College students struggle amid pandemic

College students struggle amid pandemic

WASHINGTON (Gray DC) — When the coronavirus spread across the country, college students were forced to take classes online from their dorm rooms or homes. Many are still learning online.

Hayley Cange, a senior at Depauw University studying Global Health, is one of them. Her college experience this year looks much different than her first three years because of the virus.

“Now more than ever, I’ve lacked motivation,” said Cange.

Every day last semester, she sat in front of her laptop for hours, interacting with her professors and peers over Zoom.

“I didn’t feel like myself as a student most of the time,” she said.

During the fall semester, DePauw University juniors and seniors took courses online, while the underclassman returned to campus.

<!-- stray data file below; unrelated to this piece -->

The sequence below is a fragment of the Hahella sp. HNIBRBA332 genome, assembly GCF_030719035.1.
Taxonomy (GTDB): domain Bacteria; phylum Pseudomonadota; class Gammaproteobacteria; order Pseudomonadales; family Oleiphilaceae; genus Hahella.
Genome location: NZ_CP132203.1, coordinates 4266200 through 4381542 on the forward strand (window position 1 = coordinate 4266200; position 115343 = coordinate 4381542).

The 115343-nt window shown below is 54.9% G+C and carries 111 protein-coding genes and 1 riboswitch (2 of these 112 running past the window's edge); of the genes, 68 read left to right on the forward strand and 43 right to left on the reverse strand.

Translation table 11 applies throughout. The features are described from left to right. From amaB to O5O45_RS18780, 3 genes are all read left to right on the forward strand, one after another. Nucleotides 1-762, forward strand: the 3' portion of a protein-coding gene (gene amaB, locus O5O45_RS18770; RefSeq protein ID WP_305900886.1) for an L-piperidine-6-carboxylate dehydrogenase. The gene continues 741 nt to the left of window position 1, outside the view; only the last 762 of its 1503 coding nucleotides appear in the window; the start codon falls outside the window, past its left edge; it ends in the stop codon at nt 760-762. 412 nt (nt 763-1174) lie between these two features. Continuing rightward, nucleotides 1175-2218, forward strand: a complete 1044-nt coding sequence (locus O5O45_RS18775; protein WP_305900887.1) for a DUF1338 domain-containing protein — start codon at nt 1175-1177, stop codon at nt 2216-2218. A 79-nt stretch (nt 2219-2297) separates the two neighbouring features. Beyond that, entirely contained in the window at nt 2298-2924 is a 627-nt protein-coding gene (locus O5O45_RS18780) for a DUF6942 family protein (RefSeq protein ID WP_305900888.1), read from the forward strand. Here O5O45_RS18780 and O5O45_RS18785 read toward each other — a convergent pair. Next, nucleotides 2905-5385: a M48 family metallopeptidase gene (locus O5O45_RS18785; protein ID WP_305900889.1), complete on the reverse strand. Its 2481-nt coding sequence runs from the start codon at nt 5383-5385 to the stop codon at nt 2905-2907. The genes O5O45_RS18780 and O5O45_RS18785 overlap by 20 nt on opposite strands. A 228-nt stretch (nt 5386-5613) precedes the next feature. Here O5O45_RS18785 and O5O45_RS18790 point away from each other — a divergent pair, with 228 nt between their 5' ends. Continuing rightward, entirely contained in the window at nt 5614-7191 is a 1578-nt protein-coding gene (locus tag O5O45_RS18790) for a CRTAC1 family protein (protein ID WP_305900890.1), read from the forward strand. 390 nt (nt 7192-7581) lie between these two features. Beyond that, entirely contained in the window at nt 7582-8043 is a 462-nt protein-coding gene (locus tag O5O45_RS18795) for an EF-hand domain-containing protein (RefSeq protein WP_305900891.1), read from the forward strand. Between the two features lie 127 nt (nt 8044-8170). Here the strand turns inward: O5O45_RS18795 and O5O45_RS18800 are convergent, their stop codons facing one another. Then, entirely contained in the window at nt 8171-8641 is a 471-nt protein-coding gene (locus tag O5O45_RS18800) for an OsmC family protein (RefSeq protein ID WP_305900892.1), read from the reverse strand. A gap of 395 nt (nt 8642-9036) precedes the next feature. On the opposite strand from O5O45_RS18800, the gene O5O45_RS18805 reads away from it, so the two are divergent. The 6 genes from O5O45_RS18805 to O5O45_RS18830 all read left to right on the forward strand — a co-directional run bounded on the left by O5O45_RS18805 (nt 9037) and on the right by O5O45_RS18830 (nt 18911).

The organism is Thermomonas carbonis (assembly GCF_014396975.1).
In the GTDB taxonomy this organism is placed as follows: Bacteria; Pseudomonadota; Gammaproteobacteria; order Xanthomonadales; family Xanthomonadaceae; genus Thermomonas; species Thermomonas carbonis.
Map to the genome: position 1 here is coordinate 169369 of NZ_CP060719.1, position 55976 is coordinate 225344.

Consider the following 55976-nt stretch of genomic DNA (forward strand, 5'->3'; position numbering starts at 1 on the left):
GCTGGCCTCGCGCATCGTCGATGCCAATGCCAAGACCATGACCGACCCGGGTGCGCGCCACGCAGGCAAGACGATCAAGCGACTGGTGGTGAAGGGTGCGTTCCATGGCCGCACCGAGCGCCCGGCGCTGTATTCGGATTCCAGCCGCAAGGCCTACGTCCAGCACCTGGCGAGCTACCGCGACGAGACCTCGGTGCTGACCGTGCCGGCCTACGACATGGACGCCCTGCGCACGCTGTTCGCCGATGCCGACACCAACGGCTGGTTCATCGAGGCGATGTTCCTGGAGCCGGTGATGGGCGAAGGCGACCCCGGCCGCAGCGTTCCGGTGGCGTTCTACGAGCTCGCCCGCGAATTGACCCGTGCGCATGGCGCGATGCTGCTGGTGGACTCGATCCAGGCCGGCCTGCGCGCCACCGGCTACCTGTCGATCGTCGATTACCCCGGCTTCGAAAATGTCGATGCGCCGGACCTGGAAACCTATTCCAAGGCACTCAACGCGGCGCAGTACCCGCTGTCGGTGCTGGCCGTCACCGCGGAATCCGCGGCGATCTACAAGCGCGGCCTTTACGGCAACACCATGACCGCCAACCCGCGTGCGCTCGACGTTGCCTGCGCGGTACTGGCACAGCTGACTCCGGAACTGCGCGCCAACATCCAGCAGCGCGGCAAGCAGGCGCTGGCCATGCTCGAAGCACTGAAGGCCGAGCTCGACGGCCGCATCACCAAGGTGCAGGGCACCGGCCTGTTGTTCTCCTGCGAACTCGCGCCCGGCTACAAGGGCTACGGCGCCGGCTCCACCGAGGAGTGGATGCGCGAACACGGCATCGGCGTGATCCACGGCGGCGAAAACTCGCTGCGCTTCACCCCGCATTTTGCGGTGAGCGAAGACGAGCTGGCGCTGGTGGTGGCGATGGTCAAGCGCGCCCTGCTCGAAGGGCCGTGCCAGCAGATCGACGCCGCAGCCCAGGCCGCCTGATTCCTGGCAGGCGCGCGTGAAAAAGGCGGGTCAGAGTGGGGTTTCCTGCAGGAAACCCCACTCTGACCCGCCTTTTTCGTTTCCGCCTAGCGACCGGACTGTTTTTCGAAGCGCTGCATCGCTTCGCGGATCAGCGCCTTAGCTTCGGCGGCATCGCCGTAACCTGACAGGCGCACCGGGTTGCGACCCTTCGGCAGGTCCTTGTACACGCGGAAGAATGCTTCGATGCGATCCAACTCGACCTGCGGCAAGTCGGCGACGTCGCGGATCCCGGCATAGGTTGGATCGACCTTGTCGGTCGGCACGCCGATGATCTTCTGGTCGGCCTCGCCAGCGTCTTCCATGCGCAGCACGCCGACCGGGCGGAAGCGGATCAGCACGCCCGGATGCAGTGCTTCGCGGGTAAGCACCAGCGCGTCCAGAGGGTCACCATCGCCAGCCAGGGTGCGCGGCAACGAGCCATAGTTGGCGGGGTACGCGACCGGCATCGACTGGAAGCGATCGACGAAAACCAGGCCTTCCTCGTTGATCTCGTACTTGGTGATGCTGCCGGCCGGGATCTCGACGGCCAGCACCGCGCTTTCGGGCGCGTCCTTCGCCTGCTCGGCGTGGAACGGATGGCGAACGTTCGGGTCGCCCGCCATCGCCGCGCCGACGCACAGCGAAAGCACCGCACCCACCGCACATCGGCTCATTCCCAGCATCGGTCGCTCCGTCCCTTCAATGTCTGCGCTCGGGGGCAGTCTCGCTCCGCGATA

Colleges across the country are offering classes online to keep students safe during the pandemic. Kevin Kruger, President of the National Association of Student Personnel Administrators (NASPA) said while online learning is not a new concept, experiencing it now raises psychological concerns.

“The pandemic has amplified and increased those mental health issues, both for college students but also for Americans in general,” said Kruger.

A recent survey conducted by NASPA found that one in five students report they are constantly anxious about the pandemic. Students are also spending less time sleeping and exercising compared to the months before coronavirus hit the country.

Carolyn Berger, a counselor education program coordinator at the University of Minnesota, says online learning may be socially draining to some because they are no longer able to interact with their classmates in person.

“They’re not just whining, it really, truly is extremely isolating for them,” said Berger.

Berger said students should establish a daily routine to improve their mental health. She recommends students set an alarm for the same time each day to help combat the psychological effects of remote learning.

With two COVID-19 vaccines already rolled out and others in the pipeline, universities hope campuses can return to some type of normalcy soon.

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